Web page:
Permaculture in Practice: Use Small, Slow Solutions

Sometimes we overwhelm ourselves. In an attempt to do everything perfectly, we end up doing nothing at all.

That’s what happened to me with produce grow bags. I’d read up on them and knew they could be used to grow nicer fruit without chemicals. But there were too many options (waxed paper, nylon bags, and one option that looked like sticky pantihose). And then there was the cost. I had so many fruit trees producing hundreds of pieces of fruit a year. Was it worth it? I didn’t spray my trees anyway, so wasn’t the carbon footprint of the bags worse than what I was doing already (which was essentially doing nothing).

Of course as I found myself having to pare around what seemed to be an ever-increasing number of wormholes and blemishes in my fruit, and figure out creative ways to use fruit that my family wouldn’t eat, I decided that it wouldn’t be a bad idea to finally try a few of the bags. And so I found a vendor on eBay and decided to try them. The bags I bought looked like this and were under $10 for 50 bags.

They come in three colors from this vendor: white, green, and orange. I bought 3 packages (150) of the green, thinking they would blend in nicest with the foliage on the tree and be least noticable.

When the bags arrived, they were not the natural olivey color you see in the photo above. They were the tackiest shade of bright Christmas green you could imagine. I balked at hanging them out in my trees, which are all very visible from the sidewalk. Finally, I decided to swallow any pride I had in how the garden looked and use them anyway.

After a few false starts, I found they were very easy to use. Slip a bag over an imature fruit (here in Wisconsin, I did it in late May/early June just after the late spring fruit drop), pull the drawstrings tight from either side, tie a small bow to keep the bag in place. I did not have enough for any one tree, so decided to spread them out across 2 apple trees, 4 pears and the peach tree; the most promising trees for the year.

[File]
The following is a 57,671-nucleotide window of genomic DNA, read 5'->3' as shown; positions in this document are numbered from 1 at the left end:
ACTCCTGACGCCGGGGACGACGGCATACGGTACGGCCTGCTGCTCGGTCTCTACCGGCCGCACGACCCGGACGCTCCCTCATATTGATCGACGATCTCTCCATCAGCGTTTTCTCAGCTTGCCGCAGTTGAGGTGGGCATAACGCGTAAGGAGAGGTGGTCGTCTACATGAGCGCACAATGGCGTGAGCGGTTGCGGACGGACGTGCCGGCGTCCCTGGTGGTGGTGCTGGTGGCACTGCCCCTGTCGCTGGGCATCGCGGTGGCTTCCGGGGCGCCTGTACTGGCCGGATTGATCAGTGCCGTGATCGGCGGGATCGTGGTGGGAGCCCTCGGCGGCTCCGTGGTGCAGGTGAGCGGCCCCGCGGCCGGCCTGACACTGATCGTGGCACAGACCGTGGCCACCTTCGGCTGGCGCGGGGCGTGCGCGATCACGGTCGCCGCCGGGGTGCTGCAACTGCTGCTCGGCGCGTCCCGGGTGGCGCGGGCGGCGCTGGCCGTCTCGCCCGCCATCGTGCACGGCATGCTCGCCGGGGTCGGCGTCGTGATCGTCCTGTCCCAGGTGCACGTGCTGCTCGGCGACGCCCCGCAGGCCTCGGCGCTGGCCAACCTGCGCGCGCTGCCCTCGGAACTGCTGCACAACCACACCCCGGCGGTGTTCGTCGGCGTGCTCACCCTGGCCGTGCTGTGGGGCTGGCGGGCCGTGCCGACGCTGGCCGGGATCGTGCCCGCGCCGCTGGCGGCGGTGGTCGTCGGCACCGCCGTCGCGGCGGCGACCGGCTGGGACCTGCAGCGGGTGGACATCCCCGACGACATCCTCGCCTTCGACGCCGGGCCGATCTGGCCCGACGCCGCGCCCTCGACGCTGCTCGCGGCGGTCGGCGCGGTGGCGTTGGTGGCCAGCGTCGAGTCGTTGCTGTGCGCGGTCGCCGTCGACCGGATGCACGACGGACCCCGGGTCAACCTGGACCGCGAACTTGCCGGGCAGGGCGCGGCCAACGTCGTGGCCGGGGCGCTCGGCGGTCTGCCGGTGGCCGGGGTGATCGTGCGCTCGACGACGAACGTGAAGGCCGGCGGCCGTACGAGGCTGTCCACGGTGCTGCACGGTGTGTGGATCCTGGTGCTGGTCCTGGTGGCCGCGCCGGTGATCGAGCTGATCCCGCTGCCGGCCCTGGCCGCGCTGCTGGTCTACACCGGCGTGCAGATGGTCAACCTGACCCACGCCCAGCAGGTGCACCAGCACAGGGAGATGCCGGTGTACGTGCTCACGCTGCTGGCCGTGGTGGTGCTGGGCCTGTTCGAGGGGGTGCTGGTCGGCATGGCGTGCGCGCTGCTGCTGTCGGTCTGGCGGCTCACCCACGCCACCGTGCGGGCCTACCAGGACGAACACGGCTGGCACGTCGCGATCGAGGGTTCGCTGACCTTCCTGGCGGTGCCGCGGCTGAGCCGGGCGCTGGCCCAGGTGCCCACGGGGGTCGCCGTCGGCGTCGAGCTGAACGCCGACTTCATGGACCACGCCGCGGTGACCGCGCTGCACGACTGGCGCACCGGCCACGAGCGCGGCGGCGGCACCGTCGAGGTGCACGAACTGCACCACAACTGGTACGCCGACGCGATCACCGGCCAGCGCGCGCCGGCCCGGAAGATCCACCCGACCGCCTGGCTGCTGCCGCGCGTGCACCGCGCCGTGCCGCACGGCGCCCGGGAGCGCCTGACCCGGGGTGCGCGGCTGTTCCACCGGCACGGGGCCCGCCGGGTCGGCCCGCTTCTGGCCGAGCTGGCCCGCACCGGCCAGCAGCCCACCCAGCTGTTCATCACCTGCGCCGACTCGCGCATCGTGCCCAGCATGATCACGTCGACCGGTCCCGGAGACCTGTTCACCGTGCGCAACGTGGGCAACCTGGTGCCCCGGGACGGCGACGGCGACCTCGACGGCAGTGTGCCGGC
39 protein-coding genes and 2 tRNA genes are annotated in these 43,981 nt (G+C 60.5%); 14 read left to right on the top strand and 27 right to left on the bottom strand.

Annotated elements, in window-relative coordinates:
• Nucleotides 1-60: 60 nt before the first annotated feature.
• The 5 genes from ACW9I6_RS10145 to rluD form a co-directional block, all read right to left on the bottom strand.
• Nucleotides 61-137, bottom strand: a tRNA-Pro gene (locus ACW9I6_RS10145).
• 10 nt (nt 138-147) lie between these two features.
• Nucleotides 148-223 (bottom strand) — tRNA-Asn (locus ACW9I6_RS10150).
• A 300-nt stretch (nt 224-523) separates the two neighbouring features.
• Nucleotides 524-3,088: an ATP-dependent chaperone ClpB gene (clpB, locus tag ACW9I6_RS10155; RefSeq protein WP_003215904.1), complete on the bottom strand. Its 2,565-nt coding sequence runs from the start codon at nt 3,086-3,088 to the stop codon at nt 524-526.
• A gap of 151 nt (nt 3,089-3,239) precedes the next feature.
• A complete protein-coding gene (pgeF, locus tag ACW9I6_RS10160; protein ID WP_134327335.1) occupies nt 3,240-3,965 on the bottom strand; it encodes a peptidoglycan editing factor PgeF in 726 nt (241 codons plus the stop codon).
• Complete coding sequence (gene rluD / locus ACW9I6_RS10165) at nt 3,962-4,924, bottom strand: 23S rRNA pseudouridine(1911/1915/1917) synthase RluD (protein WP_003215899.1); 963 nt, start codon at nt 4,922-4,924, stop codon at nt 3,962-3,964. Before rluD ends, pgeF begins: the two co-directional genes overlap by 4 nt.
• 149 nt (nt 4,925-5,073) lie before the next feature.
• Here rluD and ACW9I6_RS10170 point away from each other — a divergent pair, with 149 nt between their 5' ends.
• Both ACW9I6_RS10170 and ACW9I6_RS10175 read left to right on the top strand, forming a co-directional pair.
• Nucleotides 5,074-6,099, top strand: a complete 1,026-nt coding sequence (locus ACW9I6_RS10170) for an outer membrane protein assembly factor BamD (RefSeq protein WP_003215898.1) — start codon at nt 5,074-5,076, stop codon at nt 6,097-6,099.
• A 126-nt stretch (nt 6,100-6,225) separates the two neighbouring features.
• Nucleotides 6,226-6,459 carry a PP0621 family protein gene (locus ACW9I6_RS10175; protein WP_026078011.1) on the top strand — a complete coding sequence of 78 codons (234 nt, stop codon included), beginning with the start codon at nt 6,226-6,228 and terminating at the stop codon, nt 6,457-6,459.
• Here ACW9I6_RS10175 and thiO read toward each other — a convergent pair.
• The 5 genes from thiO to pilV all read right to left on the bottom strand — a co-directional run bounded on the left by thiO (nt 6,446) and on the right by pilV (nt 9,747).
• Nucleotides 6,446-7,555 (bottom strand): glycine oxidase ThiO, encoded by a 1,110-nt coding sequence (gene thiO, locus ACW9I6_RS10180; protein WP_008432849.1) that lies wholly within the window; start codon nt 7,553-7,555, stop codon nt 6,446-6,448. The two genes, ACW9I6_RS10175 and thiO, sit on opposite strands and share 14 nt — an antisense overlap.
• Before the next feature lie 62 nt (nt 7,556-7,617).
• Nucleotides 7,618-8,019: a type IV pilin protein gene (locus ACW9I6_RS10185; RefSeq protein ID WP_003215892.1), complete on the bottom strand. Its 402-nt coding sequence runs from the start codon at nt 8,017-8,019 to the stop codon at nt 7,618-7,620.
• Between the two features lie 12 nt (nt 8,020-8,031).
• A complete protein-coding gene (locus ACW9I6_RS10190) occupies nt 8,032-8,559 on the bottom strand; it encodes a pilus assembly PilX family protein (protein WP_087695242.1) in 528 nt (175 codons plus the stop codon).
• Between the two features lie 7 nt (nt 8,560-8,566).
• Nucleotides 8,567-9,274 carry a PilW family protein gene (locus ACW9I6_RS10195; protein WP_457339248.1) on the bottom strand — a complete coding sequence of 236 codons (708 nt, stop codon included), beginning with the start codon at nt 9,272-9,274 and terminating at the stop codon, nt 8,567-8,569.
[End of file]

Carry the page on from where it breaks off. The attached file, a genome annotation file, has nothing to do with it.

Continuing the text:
They looked more like wonky party decorations than leaves. I kid you not – every group of pedestrians I heard walk by the yard commented on the bright green bags hanging in the trees. They could not be missed. It worked out to 10-20 bags per tree, with a few left over to share with a friend in the neighborhood. Why should my yard be the only one getting all of the attention after all?

The first fruits, the peaches, finally came ripe this past week. So what’s the verdict? They worked fantastic on the peach tree!

I’d thinned the peaches well this spring to give the tree a chance to rest after a bumper year last summer, so there were only a couple dozen fruits on the whole tree. Ten were in grow bags.

Of the fruit that was not in a growbag, about a third of the fruits were absolutely perfect and beautiful. 2/3rds were still delicious, but had significant scarring and blemishes. Of the fruit in the grow bags, 1 was blemished and 9 were perfect. A huge difference!

I will definitely be using them again on the peach tree next year, and will likely add to my collection of bags so I can protect more of the fruit on the tree. It was worth starting out small this year, but next year it is time to go a little bigger with an experiement that worked. It remains to be seen whether they helped with the apples and pears, too. If they were not as successful there, I can use all of the existing bags for the peach tree. I’ll keep you all posted as the apples and pears ripen!

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